Since the emergence of modern historiography of Burma (Myanmar), Burmese yazawin, or chronicles of kings, have been key scholarly sources. The most well-known of these chronicles are considered reliable after circa 1500 and provide a timeline of events for almost all research on precolonial Myanmar history. Despite this, we still have a quite vague understanding of textual genealogy and conditions in which these sources were produced, the foundations upon which they were constructed and the messages they carried. This article analyzes the corpus of Burmese yazawins and those narrative sources linked to yazawins that were instrumental in their compilation. It addresses the issues of typology and geneaology of yazawins, as well as the reconstruction of their development in terms of scope, structure, and conceptual focus. It challenges some historiographic stereotypes with regard to yazawins as a whole and the nature of individual sources in particular, and identifies a number of distinct yazawin traditions. The role of elites of royal cities of Ava, Taungngu, and Pagan in the production of yazawins is explored. Development of yazawin traditions is analyzed both as a kind of established textual activity with its own dynamics and as a function of changes in the organization of power and textual culture. Finally, the author suggests a number of tasks to be addressed in future research. All in all, the paper is conceived as a contribution towards the textology and hermeneutics of Burmese narrative sources and ideas in Myanmar in general.
Through the investigation of three Burmese law book lists by Maungdaung Sayadaw, Tha Dwe, and Kyaw Htun this article seeks to construct a narrative history of legal traditions. By breaking each list into smaller units and comparing the results a common core of Burmese legal history emerges. The lists, shed light on who the typical authors of a dhammathat were while items that appear on some, but not all, of the lists help indicate controversies that were still matters of live debate during the nineteenth century.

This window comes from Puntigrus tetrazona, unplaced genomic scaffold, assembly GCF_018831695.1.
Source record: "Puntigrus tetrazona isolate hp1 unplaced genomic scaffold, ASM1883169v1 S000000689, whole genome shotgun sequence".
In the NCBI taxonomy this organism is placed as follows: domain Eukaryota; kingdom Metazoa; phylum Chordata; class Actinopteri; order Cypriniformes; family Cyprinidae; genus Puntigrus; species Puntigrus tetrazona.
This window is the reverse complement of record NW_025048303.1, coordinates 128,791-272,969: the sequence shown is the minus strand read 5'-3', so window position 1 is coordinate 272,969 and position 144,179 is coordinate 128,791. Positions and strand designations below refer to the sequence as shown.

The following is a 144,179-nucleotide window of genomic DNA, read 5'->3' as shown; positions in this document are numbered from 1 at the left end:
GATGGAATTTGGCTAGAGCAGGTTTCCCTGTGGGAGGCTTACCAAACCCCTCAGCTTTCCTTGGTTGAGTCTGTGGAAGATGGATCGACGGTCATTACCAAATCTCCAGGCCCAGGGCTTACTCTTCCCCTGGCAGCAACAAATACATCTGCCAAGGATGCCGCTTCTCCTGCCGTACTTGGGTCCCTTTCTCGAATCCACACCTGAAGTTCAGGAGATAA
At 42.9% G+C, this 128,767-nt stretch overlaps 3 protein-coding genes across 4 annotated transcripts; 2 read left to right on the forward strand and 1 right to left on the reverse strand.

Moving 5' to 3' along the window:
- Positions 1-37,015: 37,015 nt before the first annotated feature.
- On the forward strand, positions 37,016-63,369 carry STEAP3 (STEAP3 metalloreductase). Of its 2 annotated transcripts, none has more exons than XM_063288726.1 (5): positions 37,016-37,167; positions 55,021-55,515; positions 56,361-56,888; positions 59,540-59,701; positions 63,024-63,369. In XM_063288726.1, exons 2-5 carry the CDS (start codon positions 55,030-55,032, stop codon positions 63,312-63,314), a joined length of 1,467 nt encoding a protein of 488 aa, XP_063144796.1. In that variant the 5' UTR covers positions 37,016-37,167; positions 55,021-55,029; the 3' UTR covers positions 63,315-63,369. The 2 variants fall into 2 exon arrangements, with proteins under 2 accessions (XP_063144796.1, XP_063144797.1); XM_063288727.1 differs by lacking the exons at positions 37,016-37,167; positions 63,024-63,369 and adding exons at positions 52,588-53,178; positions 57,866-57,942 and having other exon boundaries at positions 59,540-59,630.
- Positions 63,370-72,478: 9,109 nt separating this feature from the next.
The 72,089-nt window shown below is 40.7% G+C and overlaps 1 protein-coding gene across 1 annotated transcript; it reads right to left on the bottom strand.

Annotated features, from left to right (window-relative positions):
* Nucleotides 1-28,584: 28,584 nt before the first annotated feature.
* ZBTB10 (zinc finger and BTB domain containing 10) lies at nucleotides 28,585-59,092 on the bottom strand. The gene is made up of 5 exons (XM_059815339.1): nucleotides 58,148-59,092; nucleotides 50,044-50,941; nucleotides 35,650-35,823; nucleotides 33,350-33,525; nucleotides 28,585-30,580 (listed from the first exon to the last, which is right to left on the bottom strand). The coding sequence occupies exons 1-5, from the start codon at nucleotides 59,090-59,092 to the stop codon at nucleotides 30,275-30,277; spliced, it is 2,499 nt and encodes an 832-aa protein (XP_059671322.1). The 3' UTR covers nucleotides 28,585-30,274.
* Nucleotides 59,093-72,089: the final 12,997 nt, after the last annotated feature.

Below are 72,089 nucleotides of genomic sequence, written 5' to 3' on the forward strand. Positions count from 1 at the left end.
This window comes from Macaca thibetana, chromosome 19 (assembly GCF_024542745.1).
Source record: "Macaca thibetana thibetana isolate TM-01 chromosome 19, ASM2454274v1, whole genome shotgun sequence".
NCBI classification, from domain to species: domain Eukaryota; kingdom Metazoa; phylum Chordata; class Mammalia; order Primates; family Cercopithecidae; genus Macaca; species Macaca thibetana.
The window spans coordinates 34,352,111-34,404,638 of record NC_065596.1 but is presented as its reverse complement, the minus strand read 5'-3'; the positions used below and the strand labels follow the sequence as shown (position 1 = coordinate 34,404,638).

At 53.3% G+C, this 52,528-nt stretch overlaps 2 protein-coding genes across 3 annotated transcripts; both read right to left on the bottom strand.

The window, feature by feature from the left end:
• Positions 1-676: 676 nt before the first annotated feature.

This article describes the Burmese festival of pongyibyan, the ceremonies at the cremation of a senior monk, mainly by collating written accounts and photographs by Europeans who witnesses pongyibyan in the nineteenth and early twentieth centuries. Certain rites of the pongyibyan ceremony offer interesting parallels to accounts of the Buddha’s own funeral found in the Mahaparinibbana Sutta. This article cites descriptions of the preparation of the monk’s corpse by evisceration, embalming, lacquering, wrapping in cloth and gilding, including descriptions of both the simple inner coffin and elaborate outer coffin, and the mortuary chapel (neibankyaung) where the body lay in state awaiting cremation. The article depicts the architectural and symbolic significance of the tall funeral pyres with figures of mythical beings and the role of the sat-hsaya, the craftsman in bamboo and cut paper who built them as well offering a description of the lonswethi, the tug-of-war for merit. Numerous foreign observers reported the Burmese passion for rocketry. At least three types of rockets (don) were used at pongyibyan for kindling the funeral pyre. Rockets commonly caused injury or death to spectators, and were discouraged by the British colonial government.